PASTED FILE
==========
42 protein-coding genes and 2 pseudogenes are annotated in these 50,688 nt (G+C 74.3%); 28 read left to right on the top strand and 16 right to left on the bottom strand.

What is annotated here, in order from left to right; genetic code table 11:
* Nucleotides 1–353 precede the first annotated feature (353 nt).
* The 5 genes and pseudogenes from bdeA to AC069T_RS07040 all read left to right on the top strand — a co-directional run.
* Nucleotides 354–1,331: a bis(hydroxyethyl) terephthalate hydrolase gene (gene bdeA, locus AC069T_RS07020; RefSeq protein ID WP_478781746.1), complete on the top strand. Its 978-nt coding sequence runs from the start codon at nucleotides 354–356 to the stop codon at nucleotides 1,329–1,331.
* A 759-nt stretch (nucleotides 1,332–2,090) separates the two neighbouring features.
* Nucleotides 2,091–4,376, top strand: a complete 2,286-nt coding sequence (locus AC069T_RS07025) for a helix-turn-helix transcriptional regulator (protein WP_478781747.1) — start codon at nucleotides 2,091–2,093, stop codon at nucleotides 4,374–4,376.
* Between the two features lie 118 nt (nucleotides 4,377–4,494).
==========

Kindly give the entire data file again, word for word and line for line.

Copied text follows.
42 protein-coding genes and 2 pseudogenes are annotated in these 50,688 nt (G+C 74.3%); 28 read left to right on the top strand and 16 right to left on the bottom strand.

What is annotated here, in order from left to right; genetic code table 11:
* Nucleotides 1–353 precede the first annotated feature (353 nt).
* The 5 genes and pseudogenes from bdeA to AC069T_RS07040 all read left to right on the top strand — a co-directional run.
* Nucleotides 354–1,331: a bis(hydroxyethyl) terephthalate hydrolase gene (gene bdeA, locus AC069T_RS07020; RefSeq protein ID WP_478781746.1), complete on the top strand. Its 978-nt coding sequence runs from the start codon at nucleotides 354–356 to the stop codon at nucleotides 1,329–1,331.
* A 759-nt stretch (nucleotides 1,332–2,090) separates the two neighbouring features.
* Nucleotides 2,091–4,376, top strand: a complete 2,286-nt coding sequence (locus AC069T_RS07025) for a helix-turn-helix transcriptional regulator (protein WP_478781747.1) — start codon at nucleotides 2,091–2,093, stop codon at nucleotides 4,374–4,376.
* Between the two features lie 118 nt (nucleotides 4,377–4,494).